Picture Winged Flies

Male Hawaiian picture winged flies fighting for dominance. Two kinds of fruit fly accidentally arrived in Hawaii long ago when these oceanic islands were young. From them more than 800 species known as picture wings are believed to be descended, some well known, others awaiting investigation or even discovery. Picture wing flies have striking black and white patterns on their wings, and are larger than many of the others.

Several different kinds of picture wings live together in the same patch of forest. So what stops them interbreeding? The answer lies in their bizarre courtship rituals and contests, for which males of each kind have their own special body design and behaviour.

These males are fighting for the right to mate with a female of their type. In this trial of strength each contestant recognises the body and body language of its rival. Some kinds struggle on tip toe, wing tip to wing tip. (Seen here in a still taken from a movie clip from NHNZ Images.)

Others will head butt rather in the manner of rutting rams. The biggest head gets the girl, which implies a natural selection of mates and a species set apart by that feature and that behaviour.

So among the several hundred species each male only fights a matching male, and then the winner goes on to bid for the favours of an appropriate receptive female. And even females are choosy about male credentials.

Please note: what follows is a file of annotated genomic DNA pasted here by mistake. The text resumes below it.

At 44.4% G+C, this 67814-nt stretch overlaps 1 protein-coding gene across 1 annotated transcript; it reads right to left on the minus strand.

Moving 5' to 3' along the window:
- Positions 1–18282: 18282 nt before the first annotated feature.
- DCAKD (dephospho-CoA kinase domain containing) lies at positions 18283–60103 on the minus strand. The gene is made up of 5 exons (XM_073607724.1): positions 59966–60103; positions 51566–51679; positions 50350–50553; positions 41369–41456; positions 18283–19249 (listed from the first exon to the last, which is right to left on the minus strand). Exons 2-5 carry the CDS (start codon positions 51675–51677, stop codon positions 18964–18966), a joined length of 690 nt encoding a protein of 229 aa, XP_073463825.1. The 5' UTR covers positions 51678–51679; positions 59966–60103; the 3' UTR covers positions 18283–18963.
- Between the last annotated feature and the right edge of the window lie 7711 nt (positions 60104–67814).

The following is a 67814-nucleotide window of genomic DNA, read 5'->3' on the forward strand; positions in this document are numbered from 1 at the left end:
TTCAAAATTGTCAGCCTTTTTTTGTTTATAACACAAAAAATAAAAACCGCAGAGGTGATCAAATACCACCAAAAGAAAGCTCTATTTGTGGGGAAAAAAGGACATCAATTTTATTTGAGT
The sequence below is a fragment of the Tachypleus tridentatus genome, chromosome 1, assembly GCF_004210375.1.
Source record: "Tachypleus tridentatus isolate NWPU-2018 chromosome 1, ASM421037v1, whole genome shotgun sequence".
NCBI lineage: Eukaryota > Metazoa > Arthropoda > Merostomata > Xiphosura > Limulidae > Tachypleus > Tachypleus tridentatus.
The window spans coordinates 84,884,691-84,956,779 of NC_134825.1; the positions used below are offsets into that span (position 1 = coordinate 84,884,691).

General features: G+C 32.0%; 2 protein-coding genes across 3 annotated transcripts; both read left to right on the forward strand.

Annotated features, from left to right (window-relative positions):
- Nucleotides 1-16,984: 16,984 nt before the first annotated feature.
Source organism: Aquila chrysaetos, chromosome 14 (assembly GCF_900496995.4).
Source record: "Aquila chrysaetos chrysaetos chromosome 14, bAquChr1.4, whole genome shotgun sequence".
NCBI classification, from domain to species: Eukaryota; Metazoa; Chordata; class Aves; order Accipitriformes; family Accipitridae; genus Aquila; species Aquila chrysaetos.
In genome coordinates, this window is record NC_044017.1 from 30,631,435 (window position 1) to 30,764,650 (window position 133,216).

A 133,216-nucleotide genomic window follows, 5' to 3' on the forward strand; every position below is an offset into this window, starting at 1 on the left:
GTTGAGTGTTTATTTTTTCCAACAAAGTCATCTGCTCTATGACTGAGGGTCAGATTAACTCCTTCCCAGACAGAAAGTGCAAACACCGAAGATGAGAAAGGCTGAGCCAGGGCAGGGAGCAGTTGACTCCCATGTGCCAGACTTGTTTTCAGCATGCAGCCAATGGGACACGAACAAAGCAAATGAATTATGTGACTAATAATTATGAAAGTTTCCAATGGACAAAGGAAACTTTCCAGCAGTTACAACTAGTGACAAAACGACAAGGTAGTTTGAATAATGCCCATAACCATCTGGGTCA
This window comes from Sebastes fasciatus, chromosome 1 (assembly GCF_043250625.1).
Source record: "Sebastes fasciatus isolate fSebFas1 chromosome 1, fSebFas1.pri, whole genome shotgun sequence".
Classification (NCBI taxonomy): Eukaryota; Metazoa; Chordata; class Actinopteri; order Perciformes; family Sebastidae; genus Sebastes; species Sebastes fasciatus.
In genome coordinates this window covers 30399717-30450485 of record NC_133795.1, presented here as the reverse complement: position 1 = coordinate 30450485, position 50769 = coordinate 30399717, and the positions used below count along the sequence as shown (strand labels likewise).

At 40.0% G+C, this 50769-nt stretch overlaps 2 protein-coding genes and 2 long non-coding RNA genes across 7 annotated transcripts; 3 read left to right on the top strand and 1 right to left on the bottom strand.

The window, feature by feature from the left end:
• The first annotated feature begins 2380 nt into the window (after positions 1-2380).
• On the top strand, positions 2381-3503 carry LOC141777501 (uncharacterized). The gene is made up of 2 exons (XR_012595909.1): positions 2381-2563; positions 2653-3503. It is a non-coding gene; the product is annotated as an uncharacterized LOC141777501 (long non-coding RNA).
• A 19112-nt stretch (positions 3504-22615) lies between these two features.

The patterns on his wings are a crucial badge of identity, but not the compete passport of success. She will respond only to his full routine, an elaborate song and dance. Vibrating his body produces a seductive hum; his pirouette showers an aphrodisiac pheromone over his head and hers.

Male picture winged fly wafting pheromones over female during courtship Proboscis to proboscis they kiss, as he presents her a gift of food. Brushes at the end of his tail waft his scent vigorously around her. The wrong perfume, the wrong dance, or the wrong costume or the wrong song just won't do. Only this ceremony will work for this kind of fly. The 800 or so others have evolved their own specific routines, isolating the one kind from the other.

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